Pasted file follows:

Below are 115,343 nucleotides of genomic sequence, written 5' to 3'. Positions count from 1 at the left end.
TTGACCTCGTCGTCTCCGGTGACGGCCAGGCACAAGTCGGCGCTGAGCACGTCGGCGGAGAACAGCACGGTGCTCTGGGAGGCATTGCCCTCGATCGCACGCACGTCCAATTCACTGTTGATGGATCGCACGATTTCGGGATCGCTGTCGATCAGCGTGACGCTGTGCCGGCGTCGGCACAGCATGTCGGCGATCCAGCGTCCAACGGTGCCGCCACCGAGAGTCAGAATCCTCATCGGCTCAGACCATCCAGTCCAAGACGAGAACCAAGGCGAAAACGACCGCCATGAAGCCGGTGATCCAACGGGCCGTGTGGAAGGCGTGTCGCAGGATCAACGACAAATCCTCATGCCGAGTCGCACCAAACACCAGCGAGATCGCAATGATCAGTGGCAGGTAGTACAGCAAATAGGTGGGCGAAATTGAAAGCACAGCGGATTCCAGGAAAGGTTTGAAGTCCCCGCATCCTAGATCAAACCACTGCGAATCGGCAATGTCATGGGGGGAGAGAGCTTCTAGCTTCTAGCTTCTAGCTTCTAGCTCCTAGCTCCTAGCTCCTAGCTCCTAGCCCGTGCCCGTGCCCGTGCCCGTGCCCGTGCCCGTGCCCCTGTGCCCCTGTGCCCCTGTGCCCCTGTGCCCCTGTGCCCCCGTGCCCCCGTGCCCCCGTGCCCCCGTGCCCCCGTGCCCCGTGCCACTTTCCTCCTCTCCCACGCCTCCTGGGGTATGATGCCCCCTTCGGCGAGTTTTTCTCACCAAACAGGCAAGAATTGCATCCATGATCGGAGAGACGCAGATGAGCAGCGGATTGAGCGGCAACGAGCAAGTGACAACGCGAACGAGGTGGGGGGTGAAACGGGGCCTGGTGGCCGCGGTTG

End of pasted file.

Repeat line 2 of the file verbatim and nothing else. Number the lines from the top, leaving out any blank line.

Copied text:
TTGACCTCGTCGTCTCCGGTGACGGCCAGGCACAAGTCGGCGCTGAGCACGTCGGCGGAGAACAGCACGGTGCTCTGGGAGGCATTGCCCTCGATCGCACGCACGTCCAATTCACTGTTGATGGATCGCACGATTTCGGGATCGCTGTCGATCAGCGTGACGCTGTGCCGGCGTCGGCACAGCATGTCGGCGATCCAGCGTCCAACGGTGCCGCCACCGAGAGTCAGAATCCTCATCGGCTCAGACCATCCAGTCCAAGACGAGAACCAAGGCGAAAACGACCGCCATGAAGCCGGTGATCCAACGGGCCGTGTGGAAGGCGTGTCGCAGGATCAACGACAAATCCTCATGCCGAGTCGCACCAAACACCAGCGAGATCGCAATGATCAGTGGCAGGTAGTACAGCAAATAGGTGGGCGAAATTGAAAGCACAGCGGATTCCAGGAAAGGTTTGAAGTCCCCGCATCCTAGATCAAACCACTGCGAATCGGCAATGTCATGGGGGGAGAGAGCTTCTAGCTTCTAGCTTCTAGCTTCTAGCTCCTAGCTCCTAGCTCCTAGCTCCTAGCCCGTGCCCGTGCCCGTGCCCGTGCCCGTGCCCGTGCCCCTGTGCCCCTGTGCCCCTGTGCCCCTGTGCCCCTGTGCCCCCGTGCCCCCGTGCCCCCGTGCCCCCGTGCCCCCGTGCCCCGTGCCACTTTCCTCCTCTCCCACGCCTCCTGGGGTATGATGCCCCCTTCGGCGAGTTTTTCTCACCAAACAGGCAAGAATTGCATCCATGATCGGAGAGACGCAGATGAGCAGCGGATTGAGCGGCAACGAGCAAGTGACAACGCGAACGAGGTGGGGGGTGAAACGGGGCCTGGTGGCCGCGGTTG